When most new entrepreneurs get involved in a startup for the first time, there’s one thing on their minds: growth.
They want to enter a market up as quickly as possible, and start earning the rewards of leading a multimillion dollar organisation.
Of course, the benefits seem obvious, they’ve been up in our current entrepreneurial culture. The headlines are full of stories of tiny operations that turned into something massive, seemingly overnight, and stories of tech companies that built themselves models that reap millions of dollar in profit.
Growth is exciting, but there are actually dangers in growing too quickly.
We’ve listed 3 of them below:
1. Operations, Production and Cash Flow would be affected
Your business, when it serves 10 customers a week, will not be the same as your business when it serves 1,000 customers a week. The effects of scaling up will demand significant changes to your organizational structure, in ways you might not be able to predict. For example, you might need new niche roles in human resources that you didn’t need before, such as assistants or coordinators to serve your main staff.
Your physical equipment might not be able to keep up with the new production capacity, or your previously profitable operations might end up barely breaking even thanks to inefficiencies you never noticed at a small scale.
2. You’ll be focusing on sales
Another problem businesses have in scaling too quickly is focusing exclusively on sales. When the end goal is general growth, you tend to think only in terms of incoming customers and incoming revenue.
This isn’t inherently bad, and often leads you to your goals, but the drawback is you never get a chance to focus on your infrastructure, or your operations, or any other process that also need room to grow. A slower pace gives you the opportunity to focus on these areas.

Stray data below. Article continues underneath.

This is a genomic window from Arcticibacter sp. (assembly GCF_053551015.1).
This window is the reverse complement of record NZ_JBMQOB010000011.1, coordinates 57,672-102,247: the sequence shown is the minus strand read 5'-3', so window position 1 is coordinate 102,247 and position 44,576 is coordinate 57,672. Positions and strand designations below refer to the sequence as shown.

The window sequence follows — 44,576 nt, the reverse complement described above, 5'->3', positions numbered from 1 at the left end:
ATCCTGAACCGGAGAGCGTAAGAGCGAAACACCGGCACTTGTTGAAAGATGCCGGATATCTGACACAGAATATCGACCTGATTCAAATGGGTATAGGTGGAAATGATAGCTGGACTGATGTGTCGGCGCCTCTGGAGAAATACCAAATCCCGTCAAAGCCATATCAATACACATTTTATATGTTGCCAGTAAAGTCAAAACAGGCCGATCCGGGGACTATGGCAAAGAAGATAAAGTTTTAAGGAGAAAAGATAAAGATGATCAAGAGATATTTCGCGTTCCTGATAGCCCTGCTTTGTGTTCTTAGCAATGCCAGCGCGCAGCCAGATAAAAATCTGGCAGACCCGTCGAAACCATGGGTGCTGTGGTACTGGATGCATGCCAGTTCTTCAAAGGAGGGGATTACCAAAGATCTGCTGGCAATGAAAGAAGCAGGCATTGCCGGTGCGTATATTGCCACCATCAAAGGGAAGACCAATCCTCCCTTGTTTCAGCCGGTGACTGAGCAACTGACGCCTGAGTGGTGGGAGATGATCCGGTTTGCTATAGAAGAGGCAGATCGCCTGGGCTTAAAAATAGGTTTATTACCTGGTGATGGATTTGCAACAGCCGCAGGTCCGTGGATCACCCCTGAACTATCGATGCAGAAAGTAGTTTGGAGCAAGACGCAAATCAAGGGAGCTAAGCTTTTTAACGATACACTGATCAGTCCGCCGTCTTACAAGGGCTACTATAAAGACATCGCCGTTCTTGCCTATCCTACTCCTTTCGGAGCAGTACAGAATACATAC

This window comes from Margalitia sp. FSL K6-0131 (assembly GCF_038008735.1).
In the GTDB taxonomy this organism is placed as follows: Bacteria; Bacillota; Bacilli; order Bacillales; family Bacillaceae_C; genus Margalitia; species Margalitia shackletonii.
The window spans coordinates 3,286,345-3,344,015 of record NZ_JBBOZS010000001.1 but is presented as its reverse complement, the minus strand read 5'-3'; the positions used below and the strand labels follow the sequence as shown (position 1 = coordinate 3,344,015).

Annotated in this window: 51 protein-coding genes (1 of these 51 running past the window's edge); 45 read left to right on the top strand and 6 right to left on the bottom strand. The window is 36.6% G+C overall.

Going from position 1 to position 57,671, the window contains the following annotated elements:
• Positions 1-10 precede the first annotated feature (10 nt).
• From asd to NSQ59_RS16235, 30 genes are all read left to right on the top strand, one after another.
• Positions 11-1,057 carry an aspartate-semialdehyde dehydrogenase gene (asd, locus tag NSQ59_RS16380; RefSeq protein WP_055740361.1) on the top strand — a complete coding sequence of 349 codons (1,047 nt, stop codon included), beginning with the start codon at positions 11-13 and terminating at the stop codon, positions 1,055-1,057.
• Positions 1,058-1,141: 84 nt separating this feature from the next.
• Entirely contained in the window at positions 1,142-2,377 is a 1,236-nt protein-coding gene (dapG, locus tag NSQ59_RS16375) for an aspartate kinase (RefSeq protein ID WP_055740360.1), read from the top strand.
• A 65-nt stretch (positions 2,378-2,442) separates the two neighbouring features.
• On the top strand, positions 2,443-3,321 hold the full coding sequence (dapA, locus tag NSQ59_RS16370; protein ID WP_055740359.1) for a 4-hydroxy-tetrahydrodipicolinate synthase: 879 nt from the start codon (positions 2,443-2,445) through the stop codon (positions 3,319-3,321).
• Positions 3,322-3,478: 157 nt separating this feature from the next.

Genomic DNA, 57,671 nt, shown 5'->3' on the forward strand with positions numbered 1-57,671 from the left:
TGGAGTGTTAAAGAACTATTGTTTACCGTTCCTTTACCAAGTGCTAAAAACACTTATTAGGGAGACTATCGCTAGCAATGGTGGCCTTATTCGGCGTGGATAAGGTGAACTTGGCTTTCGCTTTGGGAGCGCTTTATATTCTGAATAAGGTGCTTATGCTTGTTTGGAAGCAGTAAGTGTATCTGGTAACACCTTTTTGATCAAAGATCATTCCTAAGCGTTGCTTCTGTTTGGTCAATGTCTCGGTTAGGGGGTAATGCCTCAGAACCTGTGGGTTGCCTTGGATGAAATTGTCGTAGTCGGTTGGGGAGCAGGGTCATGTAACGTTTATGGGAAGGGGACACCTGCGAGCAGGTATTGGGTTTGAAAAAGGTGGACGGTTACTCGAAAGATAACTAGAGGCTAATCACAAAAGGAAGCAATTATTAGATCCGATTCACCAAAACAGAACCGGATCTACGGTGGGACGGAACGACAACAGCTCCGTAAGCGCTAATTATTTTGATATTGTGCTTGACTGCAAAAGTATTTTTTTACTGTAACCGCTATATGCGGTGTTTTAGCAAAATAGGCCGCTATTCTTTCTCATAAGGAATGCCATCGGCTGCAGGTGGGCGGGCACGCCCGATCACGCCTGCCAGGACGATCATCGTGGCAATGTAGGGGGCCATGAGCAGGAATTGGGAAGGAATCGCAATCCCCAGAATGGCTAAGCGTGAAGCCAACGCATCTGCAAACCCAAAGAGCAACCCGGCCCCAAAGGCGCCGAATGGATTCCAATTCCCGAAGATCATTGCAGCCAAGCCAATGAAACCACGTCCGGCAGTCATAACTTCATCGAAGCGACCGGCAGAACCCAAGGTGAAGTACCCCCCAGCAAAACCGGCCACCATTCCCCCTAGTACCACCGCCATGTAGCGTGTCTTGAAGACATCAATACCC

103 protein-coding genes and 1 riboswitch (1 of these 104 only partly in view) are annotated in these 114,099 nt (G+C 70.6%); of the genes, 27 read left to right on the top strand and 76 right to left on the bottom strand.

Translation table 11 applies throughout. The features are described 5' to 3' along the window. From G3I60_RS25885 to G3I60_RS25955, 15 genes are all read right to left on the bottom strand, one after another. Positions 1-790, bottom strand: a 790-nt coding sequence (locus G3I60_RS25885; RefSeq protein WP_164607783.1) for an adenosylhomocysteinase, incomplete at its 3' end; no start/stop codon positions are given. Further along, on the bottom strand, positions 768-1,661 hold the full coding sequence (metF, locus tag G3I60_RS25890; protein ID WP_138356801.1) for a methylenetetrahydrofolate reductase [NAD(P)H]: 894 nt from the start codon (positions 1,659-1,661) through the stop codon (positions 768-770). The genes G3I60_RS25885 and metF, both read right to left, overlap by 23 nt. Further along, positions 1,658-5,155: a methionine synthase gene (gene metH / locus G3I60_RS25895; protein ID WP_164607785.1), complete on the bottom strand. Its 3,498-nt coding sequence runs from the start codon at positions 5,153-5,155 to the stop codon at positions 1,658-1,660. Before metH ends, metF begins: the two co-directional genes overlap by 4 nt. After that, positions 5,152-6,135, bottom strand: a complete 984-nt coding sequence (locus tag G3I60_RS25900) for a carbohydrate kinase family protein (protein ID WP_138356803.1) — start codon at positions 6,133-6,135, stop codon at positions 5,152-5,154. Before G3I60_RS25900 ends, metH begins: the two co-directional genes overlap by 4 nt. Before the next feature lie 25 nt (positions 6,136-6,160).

3. Reduction of customer service
When you start out as a small business, every customer will be precious to you. This inherently takes your customer service to a higher level of quality. Sometimes, not always, expansion can ruin this.
Your customer service team will be managing more customers all at once, you’ll have fewer (and newer) staff members, and you’ll be forced to adopt formulaic and systematic customer service procedures that may come off as alienating to your previously loyal customer base. It can cause major ripples for your business.
Growth is exciting. It has massive potential to earn you more money and push your limits as a leader. But that doesn’t mean you should chase after it as your only goal, or sacrifice the quality of your business in order to attain it. You’re far better off remaining patient or even idling for a few years as you start developing the foundation for your enterprise.
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